FTX’s Sam Bankman-Fried Just Launched a Substack Where “Founding” Subscribers Can Pledge $150 per Year to Aid the Disgraced CEO

Rohail Saleem
Sam Bankman-Fried SBF FTX

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Now you can provide financial aid to FTX's former CEO, Sam Bankman-Fried (SBF), by subscribing to his substack feed and becoming a voluntary pledgee. No, this is not a joke!

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Just moments ago, Sam Bankman-Fried published the first blog on his personal substack page. Moreover, as is evident from the tweet above, those who remain sympathetic to the disgraced CEO's cause now have the opportunity to contribute to his financial well-being. Apparently, stealing billions of dollars from FTX's clients was not enough to satiate SBF.

In his blog, Sam Bankman-Fried attempts to present his own point of view on how things got so very wrong at FTX. SBF blames leverage, the failure of Alameda to adequately hedge its positions, and the supposedly nefarious role that Binance's CZ Zhao played in bringing about one of the largest bankruptcies in America's corporate history. Apparently, everyone is to blame other than SBF.

As a refresher, the crypto exchange FTX maintained an undisclosed synergetic relationship with Sam Bankman-Fried's crypto trading arm, Alameda Research, replete with commingled funds at the Silvergate bank, which allowed Alameda the convenience of borrowing FTX client funds after posting collateral in the form of illiquid tokens, including FTX's in-house FTT coin. This gig ended when Alameda's outsized exposure to the FTT token became public knowledge in early November, prompting Binance to dump its own FTT holdings, collapsing the token's price. Amid this fracas, the then-CEO of Alameda Research, Caroline Ellison, gave away the trading firm's floor price on the FTT token, inviting a veritable onslaught of speculative attacks. With Alameda's ability to pay off its liabilities impaired as its collateral of illiquid tokens quickly lost their inflated values, and with surging client withdrawals resulting in a bank run, FTX had no choice, in the end, to declare bankruptcy.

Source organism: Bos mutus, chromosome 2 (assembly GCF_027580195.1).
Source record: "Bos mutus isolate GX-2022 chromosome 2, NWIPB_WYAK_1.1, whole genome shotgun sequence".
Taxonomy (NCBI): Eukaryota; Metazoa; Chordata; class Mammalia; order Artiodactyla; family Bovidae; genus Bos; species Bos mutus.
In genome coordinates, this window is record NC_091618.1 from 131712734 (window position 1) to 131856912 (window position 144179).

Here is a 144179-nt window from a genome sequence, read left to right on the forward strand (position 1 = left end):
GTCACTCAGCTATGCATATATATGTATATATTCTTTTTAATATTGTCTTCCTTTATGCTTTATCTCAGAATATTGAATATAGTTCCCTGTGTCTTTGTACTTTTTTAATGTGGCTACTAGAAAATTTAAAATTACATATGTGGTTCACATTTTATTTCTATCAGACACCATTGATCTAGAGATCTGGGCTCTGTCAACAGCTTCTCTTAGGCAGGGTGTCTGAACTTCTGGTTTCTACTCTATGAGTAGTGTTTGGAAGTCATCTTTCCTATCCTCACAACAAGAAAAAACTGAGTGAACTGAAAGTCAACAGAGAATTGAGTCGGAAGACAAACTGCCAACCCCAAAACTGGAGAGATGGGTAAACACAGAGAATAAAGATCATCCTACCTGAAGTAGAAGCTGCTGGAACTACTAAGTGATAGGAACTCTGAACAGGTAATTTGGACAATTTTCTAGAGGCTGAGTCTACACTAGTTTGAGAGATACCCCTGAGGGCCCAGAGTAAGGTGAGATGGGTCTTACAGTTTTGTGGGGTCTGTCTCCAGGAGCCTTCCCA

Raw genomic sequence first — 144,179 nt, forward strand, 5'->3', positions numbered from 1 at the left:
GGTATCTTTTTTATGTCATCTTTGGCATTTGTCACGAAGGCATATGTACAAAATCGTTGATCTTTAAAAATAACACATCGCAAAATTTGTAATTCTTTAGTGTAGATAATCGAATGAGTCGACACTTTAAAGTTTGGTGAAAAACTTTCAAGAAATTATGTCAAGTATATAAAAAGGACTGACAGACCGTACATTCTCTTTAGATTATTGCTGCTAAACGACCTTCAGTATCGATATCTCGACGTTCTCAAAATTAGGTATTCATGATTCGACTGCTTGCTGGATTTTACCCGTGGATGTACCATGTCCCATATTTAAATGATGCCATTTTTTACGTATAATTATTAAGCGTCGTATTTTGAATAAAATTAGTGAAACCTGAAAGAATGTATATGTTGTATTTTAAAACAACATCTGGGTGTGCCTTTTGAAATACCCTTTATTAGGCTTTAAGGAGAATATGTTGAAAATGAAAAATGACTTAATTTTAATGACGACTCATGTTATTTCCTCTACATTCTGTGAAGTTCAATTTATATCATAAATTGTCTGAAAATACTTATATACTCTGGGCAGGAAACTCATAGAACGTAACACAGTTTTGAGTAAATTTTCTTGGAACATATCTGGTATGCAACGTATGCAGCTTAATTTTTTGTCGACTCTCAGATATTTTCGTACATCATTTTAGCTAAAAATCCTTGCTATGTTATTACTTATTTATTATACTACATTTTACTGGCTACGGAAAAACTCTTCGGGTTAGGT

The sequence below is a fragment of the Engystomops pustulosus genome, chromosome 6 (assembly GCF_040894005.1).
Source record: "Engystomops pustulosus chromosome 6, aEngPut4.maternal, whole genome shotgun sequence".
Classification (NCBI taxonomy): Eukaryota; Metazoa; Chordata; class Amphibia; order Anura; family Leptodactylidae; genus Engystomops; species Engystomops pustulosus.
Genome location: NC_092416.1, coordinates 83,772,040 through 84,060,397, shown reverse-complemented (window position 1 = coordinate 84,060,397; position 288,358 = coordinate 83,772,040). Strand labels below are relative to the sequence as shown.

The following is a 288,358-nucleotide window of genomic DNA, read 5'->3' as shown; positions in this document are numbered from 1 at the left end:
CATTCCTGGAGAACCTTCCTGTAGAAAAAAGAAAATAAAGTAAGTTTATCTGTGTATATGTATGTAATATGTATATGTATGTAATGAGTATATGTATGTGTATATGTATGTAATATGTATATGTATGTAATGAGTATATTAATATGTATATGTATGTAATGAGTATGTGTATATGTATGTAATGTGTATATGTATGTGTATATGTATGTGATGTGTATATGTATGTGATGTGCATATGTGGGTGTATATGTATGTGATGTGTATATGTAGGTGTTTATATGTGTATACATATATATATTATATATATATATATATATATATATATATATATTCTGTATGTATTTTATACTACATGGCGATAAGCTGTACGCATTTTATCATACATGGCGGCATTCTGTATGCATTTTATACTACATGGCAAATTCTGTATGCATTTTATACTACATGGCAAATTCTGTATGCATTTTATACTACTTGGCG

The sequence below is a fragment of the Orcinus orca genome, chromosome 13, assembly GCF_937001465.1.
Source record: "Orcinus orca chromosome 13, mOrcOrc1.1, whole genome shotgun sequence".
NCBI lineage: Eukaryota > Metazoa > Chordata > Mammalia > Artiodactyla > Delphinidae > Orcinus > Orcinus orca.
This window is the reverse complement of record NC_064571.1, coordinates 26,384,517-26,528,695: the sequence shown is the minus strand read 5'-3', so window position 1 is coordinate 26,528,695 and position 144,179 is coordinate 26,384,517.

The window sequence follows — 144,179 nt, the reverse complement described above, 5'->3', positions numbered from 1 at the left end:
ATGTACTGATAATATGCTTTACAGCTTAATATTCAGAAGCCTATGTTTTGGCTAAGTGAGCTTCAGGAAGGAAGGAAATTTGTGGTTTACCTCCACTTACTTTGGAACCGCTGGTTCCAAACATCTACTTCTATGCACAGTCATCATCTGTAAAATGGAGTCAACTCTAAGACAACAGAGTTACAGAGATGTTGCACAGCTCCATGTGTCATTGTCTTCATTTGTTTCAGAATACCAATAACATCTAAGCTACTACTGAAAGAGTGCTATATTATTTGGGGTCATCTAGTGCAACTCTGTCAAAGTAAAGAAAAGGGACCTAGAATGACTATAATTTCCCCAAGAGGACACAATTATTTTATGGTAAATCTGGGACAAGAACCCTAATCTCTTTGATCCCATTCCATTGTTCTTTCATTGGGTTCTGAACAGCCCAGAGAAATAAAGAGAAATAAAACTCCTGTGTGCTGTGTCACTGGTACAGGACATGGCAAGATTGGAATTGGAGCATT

Just yesterday, FTX's attorney, Adam Landis of Landis Rath & Cobb, declared in the bankruptcy court:

"We have located over $5 billion of cash, liquid cryptocurrency and liquid investment securities measured at petition date value. [It] just does not ascribe any value to holdings of dozens of illiquid cryptocurrency tokens, where our holdings are so large relative to the total supply that our positions cannot be sold without substantially affecting the market for the token."

This, of course, bodes well for ensuring at least partial recoveries of funds that lie trapped within the bowels of FTX. In his blog, Sam Bankman-Fried contends that he left "roughly $8b of assets of varying liquidity" at FTX. He also asserts that he did not "steal funds" or "stash billions away." Of course, this is exactly what we expect from SBF now that he has taken a "not guilty" plea in the court. Meanwhile, the drama continues.

Do you think Sam Bankman-Fried will be able to attract sizable donations via his substack? Let us know your thoughts in the comments section below.

Update: Sam Bankman-Fried (SBF) Turns Off Voluntary Pledges Option

In a step that we appreciate, Sam Bankman-Fried has turned off the option for voluntary pledges. If SBF wants to propogate his view point, he should not even think of asking for such contribitions.

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